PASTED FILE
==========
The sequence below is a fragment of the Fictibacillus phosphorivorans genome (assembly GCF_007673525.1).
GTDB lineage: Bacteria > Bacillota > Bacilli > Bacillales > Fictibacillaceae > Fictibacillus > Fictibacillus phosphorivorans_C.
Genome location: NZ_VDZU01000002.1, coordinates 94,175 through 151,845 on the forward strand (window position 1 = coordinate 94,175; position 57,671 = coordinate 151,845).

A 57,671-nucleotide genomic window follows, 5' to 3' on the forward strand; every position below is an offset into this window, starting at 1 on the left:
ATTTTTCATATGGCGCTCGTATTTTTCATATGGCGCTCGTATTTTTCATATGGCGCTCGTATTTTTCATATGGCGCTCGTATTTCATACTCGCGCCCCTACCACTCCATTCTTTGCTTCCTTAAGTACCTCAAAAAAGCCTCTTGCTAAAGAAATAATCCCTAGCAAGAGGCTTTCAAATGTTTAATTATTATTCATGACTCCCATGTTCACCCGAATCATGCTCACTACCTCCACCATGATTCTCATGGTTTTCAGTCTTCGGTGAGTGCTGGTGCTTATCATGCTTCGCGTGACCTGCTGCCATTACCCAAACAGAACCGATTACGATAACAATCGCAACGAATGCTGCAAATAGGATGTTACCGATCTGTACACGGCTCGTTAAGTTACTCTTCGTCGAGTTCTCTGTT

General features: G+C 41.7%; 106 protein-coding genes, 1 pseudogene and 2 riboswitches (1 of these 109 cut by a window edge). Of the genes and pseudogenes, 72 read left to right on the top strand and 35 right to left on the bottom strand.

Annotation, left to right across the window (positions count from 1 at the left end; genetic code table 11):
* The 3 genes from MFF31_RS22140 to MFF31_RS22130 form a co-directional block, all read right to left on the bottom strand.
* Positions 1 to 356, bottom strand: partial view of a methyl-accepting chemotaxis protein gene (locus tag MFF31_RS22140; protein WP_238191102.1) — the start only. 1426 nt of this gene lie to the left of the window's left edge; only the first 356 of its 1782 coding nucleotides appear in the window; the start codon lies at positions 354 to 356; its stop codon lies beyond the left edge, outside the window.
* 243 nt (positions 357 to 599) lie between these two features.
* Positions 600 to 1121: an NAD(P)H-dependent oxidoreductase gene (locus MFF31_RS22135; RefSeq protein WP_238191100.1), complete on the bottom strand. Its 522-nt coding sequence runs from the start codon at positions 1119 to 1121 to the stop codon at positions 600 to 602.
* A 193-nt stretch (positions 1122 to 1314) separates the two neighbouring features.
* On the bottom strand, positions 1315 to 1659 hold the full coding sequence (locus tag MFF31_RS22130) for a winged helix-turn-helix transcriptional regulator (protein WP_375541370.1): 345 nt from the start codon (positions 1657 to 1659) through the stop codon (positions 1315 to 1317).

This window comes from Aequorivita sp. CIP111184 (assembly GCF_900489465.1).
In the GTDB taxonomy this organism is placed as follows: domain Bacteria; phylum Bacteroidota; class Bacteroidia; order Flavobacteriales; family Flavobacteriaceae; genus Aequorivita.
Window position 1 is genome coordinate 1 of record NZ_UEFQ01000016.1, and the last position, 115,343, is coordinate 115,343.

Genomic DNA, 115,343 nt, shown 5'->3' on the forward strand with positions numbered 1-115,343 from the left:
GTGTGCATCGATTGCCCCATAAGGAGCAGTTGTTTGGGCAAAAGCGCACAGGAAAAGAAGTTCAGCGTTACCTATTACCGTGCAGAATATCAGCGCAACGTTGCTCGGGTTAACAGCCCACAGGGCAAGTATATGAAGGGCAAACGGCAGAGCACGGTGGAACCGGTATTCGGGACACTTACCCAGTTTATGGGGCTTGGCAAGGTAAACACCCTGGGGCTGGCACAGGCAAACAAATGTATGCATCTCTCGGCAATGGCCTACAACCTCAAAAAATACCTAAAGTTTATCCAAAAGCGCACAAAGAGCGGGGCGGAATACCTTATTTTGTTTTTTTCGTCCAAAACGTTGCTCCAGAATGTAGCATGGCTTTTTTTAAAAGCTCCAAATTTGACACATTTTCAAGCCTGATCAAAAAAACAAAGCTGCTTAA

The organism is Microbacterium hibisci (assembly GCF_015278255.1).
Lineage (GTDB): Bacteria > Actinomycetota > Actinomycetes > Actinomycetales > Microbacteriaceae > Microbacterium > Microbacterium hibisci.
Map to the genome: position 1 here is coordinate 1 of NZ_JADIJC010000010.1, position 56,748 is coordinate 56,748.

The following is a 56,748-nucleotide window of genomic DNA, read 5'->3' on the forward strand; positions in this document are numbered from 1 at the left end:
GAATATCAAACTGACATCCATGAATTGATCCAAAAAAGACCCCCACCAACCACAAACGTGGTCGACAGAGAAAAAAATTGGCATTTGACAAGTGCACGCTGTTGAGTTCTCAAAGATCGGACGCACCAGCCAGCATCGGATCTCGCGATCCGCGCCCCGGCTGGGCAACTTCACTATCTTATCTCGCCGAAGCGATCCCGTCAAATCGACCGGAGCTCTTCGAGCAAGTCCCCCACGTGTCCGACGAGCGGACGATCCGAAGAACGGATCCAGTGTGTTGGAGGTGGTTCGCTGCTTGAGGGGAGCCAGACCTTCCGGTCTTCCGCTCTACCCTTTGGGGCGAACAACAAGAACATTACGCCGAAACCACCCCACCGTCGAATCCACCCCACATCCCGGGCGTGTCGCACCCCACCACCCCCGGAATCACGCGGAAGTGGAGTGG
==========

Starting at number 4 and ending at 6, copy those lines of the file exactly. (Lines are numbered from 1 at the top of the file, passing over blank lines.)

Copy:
A 57,671-nucleotide genomic window follows, 5' to 3' on the forward strand; every position below is an offset into this window, starting at 1 on the left:
ATTTTTCATATGGCGCTCGTATTTTTCATATGGCGCTCGTATTTTTCATATGGCGCTCGTATTTTTCATATGGCGCTCGTATTTCATACTCGCGCCCCTACCACTCCATTCTTTGCTTCCTTAAGTACCTCAAAAAAGCCTCTTGCTAAAGAAATAATCCCTAGCAAGAGGCTTTCAAATGTTTAATTATTATTCATGACTCCCATGTTCACCCGAATCATGCTCACTACCTCCACCATGATTCTCATGGTTTTCAGTCTTCGGTGAGTGCTGGTGCTTATCATGCTTCGCGTGACCTGCTGCCATTACCCAAACAGAACCGATTACGATAACAATCGCAACGAATGCTGCAAATAGGATGTTACCGATCTGTACACGGCTCGTTAAGTTACTCTTCGTCGAGTTCTCTGTT

General features: G+C 41.7%; 106 protein-coding genes, 1 pseudogene and 2 riboswitches (1 of these 109 cut by a window edge). Of the genes and pseudogenes, 72 read left to right on the top strand and 35 right to left on the bottom strand.